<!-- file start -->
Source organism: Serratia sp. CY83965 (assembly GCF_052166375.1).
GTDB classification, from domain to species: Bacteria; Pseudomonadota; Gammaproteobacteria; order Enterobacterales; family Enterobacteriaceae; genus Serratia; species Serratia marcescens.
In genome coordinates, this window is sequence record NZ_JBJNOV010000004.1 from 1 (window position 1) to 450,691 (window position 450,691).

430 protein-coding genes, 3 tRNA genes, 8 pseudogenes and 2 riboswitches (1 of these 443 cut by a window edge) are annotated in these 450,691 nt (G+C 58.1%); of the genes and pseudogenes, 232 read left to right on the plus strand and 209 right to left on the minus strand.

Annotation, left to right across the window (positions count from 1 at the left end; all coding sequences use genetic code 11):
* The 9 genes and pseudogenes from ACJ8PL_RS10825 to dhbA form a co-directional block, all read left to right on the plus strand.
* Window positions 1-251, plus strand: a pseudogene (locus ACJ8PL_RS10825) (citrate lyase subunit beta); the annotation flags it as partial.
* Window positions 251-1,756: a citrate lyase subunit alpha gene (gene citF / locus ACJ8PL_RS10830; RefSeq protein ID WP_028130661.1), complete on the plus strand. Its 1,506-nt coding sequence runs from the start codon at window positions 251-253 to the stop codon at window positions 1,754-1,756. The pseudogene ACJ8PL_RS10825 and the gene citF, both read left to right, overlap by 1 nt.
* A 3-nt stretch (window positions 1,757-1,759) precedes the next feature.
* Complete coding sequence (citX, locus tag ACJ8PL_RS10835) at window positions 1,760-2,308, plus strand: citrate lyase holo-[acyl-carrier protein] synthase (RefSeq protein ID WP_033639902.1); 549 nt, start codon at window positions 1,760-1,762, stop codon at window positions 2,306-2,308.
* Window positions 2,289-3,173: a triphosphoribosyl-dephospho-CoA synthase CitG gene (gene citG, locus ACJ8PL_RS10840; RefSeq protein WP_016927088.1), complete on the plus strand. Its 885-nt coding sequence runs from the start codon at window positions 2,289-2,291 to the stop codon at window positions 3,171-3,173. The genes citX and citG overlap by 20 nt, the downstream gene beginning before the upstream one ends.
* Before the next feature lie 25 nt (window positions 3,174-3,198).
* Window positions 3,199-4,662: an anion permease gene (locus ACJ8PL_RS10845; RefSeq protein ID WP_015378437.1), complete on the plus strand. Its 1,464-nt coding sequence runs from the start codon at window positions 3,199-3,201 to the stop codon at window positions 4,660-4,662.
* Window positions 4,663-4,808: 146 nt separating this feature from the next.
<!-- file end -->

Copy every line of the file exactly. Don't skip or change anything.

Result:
Source organism: Serratia sp. CY83965 (assembly GCF_052166375.1).
GTDB classification, from domain to species: Bacteria; Pseudomonadota; Gammaproteobacteria; order Enterobacterales; family Enterobacteriaceae; genus Serratia; species Serratia marcescens.
In genome coordinates, this window is sequence record NZ_JBJNOV010000004.1 from 1 (window position 1) to 450,691 (window position 450,691).

430 protein-coding genes, 3 tRNA genes, 8 pseudogenes and 2 riboswitches (1 of these 443 cut by a window edge) are annotated in these 450,691 nt (G+C 58.1%); of the genes and pseudogenes, 232 read left to right on the plus strand and 209 right to left on the minus strand.

Annotation, left to right across the window (positions count from 1 at the left end; all coding sequences use genetic code 11):
* The 9 genes and pseudogenes from ACJ8PL_RS10825 to dhbA form a co-directional block, all read left to right on the plus strand.
* Window positions 1-251, plus strand: a pseudogene (locus ACJ8PL_RS10825) (citrate lyase subunit beta); the annotation flags it as partial.
* Window positions 251-1,756: a citrate lyase subunit alpha gene (gene citF / locus ACJ8PL_RS10830; RefSeq protein ID WP_028130661.1), complete on the plus strand. Its 1,506-nt coding sequence runs from the start codon at window positions 251-253 to the stop codon at window positions 1,754-1,756. The pseudogene ACJ8PL_RS10825 and the gene citF, both read left to right, overlap by 1 nt.
* A 3-nt stretch (window positions 1,757-1,759) precedes the next feature.
* Complete coding sequence (citX, locus tag ACJ8PL_RS10835) at window positions 1,760-2,308, plus strand: citrate lyase holo-[acyl-carrier protein] synthase (RefSeq protein ID WP_033639902.1); 549 nt, start codon at window positions 1,760-1,762, stop codon at window positions 2,306-2,308.
* Window positions 2,289-3,173: a triphosphoribosyl-dephospho-CoA synthase CitG gene (gene citG, locus ACJ8PL_RS10840; RefSeq protein WP_016927088.1), complete on the plus strand. Its 885-nt coding sequence runs from the start codon at window positions 2,289-2,291 to the stop codon at window positions 3,171-3,173. The genes citX and citG overlap by 20 nt, the downstream gene beginning before the upstream one ends.
* Before the next feature lie 25 nt (window positions 3,174-3,198).
* Window positions 3,199-4,662: an anion permease gene (locus ACJ8PL_RS10845; RefSeq protein ID WP_015378437.1), complete on the plus strand. Its 1,464-nt coding sequence runs from the start codon at window positions 3,199-3,201 to the stop codon at window positions 4,660-4,662.
* Window positions 4,663-4,808: 146 nt separating this feature from the next.